According to Shelat, during his tenure, Indian agriculture has seen improvements such as a 2%-3% increase in sustainable agriculture growth. Many have also been brought out of poverty, and research has been validated, leading to a rise in productivity. However, there have been inequalities in some areas. “There is unequal growth between agriculture and other sectors like services and manufacturing; the latter have an average growth of 8% - 10%, which is increasing rural and urban divide,” said Shelat.

Furthermore, there is unequal growth between farmers at the local level, even in a village with the same resources. Where one can make profits, the other can fail. “Adverse impacts of climate change pushes even successful farmers back to poverty,” Shelat continued.

FAMU’s collaboration with organizations such as NCCSD promotes the search for solutions together. “Climates do not deal with boundaries, so for big global issues, we need to have global collaboration where scientists from FAMU are working with scientists from Europe, Asia, and Africa,” explains FAMU’s Dr. Odemari Mbuya. 

Mbuya is the faculty director of the Sustainability Institute, director of the Florida Climate Institute at FAMU and the interim director of the Center for Water and Air Quality. He teaches Research Methods/Biostatistics and Plant, Soil and Water Sciences in the College of Agriculture and Food Siences. Dr. Mbuya holds an M.S. and Ph.D. from the University of Florida and a Bachelor’s degree in Crop Science from Sokoine University of Agriculture in Tanzania. His research interest focuses on phytoremediation, water resources (quantity and quality), watershed processes and computer simulation modeling.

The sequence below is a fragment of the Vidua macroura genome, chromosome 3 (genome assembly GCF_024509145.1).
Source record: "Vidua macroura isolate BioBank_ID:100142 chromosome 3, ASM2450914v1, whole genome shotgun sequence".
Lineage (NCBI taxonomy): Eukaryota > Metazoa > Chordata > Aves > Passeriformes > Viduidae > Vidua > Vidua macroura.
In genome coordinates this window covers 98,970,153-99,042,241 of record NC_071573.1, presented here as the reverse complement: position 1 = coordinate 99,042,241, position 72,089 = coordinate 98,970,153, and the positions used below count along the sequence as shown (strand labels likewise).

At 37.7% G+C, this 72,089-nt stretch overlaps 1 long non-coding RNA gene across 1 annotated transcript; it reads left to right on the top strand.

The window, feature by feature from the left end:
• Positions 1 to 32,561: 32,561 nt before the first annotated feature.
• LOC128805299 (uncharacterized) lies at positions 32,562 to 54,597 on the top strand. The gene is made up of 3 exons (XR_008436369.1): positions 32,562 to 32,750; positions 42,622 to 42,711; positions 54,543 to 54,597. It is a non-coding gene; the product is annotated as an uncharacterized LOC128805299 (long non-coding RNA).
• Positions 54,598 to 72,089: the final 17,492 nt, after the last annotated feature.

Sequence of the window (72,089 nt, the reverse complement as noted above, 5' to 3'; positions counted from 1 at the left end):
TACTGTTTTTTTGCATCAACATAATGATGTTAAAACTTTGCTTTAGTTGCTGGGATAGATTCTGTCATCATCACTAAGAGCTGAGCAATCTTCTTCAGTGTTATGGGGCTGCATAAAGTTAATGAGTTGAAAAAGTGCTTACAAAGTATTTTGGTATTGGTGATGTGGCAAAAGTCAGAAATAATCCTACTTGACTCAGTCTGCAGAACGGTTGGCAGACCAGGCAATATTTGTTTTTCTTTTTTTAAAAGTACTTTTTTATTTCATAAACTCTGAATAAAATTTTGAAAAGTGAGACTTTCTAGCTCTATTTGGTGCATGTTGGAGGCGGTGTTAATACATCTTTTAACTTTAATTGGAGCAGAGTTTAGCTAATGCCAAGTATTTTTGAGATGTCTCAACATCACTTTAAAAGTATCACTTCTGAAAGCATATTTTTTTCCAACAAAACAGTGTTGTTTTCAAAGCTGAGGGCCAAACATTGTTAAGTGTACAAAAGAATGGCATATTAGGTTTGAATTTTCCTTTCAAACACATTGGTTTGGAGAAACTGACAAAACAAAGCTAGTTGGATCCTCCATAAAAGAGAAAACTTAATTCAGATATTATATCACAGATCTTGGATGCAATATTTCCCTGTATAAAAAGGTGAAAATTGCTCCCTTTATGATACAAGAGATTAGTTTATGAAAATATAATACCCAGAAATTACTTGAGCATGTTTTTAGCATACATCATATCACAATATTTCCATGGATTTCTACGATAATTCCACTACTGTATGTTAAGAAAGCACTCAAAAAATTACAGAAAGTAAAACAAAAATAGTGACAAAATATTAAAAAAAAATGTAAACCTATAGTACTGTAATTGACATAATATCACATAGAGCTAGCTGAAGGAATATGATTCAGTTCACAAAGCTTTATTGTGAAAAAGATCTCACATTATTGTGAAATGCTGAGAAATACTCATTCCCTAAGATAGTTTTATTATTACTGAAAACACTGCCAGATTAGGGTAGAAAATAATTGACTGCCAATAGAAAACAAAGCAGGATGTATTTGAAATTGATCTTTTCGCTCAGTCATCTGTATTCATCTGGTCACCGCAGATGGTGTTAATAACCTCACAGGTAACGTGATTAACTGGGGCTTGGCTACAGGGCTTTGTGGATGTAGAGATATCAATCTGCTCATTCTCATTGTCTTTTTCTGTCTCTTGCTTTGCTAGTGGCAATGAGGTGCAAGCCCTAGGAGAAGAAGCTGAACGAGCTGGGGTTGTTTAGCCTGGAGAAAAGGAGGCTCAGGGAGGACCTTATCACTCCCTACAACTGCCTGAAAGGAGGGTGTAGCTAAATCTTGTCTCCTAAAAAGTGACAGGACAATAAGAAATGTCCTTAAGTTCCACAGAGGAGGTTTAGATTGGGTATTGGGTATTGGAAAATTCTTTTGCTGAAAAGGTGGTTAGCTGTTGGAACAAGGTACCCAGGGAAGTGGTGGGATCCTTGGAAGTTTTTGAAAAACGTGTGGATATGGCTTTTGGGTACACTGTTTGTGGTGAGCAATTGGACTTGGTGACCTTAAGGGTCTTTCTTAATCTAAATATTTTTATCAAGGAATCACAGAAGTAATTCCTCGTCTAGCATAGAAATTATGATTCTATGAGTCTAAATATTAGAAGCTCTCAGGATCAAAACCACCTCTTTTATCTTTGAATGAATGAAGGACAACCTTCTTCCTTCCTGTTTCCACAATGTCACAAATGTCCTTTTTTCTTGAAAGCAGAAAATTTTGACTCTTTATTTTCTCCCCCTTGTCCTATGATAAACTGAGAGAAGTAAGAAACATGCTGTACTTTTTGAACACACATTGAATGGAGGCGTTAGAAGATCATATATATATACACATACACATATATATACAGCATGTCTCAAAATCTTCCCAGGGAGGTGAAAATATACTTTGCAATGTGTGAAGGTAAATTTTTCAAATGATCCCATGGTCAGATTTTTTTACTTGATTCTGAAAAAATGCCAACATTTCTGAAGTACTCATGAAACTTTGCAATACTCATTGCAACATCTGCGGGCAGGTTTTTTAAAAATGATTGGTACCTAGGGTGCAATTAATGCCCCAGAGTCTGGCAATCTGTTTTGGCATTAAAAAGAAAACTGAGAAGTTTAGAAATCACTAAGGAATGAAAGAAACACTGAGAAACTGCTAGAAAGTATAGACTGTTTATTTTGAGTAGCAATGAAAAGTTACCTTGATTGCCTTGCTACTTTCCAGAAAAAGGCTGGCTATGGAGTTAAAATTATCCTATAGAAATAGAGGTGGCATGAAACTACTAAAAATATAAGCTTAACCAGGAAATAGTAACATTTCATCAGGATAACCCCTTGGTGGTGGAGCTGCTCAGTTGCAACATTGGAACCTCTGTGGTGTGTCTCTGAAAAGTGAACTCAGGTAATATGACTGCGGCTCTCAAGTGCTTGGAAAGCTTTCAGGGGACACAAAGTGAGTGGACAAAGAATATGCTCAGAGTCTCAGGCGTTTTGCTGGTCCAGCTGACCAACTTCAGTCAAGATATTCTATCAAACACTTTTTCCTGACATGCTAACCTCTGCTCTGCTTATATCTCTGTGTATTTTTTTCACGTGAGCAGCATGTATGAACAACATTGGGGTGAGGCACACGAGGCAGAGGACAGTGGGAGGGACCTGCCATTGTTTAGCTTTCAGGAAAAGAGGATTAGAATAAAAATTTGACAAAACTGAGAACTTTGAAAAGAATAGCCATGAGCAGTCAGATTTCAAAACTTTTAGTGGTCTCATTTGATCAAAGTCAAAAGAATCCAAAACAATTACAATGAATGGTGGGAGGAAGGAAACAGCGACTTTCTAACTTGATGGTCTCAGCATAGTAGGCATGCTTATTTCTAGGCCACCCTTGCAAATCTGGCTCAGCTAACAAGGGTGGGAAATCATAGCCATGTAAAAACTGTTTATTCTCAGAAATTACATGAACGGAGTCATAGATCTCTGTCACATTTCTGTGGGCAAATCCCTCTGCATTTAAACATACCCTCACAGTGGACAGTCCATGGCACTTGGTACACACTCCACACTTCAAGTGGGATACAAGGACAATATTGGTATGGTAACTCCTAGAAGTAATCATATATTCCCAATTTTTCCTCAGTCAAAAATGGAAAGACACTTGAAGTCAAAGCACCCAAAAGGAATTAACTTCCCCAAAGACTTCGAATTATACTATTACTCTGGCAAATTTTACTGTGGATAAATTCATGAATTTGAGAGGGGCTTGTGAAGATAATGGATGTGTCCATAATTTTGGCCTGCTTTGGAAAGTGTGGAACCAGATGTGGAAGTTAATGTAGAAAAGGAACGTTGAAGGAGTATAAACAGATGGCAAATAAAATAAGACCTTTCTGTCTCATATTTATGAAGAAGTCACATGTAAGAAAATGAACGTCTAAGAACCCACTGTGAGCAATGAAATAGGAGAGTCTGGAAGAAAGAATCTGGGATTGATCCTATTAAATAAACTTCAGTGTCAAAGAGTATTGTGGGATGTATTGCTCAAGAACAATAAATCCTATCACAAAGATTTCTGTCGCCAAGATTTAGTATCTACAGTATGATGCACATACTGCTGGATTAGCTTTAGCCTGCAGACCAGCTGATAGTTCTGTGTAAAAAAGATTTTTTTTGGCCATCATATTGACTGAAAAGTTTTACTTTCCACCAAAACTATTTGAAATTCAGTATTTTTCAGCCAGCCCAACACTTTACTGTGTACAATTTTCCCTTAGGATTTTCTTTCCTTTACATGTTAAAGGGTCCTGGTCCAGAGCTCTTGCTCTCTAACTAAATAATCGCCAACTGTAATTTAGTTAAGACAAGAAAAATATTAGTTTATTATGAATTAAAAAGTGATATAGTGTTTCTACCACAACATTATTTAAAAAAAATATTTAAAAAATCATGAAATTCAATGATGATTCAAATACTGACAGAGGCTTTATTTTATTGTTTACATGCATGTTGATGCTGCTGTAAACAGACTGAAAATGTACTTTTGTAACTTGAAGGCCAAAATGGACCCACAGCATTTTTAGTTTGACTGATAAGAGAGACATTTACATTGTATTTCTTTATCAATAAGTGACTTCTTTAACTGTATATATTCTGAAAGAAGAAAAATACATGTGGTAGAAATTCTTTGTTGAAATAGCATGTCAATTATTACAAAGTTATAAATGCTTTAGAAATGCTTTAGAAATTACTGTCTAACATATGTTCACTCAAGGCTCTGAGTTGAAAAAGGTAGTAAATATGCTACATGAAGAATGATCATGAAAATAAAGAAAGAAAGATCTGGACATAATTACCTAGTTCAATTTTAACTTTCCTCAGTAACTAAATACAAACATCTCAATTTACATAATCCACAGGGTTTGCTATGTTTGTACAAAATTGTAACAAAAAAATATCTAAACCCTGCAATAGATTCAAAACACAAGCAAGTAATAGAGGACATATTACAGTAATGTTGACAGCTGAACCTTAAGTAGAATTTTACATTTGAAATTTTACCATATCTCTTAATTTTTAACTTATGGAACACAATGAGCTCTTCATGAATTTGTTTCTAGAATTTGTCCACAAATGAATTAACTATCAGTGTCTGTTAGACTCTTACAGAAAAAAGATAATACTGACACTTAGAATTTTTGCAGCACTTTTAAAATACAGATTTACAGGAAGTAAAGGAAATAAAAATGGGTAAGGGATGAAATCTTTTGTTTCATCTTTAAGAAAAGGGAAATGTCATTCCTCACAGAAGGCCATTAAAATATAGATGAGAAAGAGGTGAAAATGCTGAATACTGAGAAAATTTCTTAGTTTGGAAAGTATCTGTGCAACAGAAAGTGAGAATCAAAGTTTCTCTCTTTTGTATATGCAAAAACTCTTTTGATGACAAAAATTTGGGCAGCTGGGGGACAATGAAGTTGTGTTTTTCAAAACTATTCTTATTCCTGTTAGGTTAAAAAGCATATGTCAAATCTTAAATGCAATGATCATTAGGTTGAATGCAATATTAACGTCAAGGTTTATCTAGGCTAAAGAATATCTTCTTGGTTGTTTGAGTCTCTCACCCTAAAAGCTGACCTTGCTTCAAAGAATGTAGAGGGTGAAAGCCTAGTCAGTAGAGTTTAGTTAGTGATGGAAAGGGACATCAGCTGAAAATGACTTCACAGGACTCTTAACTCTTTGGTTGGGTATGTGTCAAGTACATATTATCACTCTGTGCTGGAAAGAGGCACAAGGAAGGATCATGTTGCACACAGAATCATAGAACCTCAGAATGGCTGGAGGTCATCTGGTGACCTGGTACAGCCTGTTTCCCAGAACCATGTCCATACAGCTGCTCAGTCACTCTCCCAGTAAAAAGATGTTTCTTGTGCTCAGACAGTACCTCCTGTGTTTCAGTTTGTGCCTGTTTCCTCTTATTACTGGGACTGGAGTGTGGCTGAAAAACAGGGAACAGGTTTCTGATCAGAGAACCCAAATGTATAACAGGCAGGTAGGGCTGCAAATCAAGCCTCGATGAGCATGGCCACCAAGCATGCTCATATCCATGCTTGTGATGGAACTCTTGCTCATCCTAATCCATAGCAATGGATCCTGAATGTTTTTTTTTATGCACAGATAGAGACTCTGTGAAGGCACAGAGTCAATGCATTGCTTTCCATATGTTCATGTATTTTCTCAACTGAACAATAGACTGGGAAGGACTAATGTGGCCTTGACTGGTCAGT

According to Mbuya, it is not just for research purposes that FAMU is collaborating with the NCCSD; the cultural exchange is just as important. “We are all one on this planet. We can communicate with India, China, Tanzania, and discuss the interests of United States as they discuss the interests of their country,” Mbuya explained.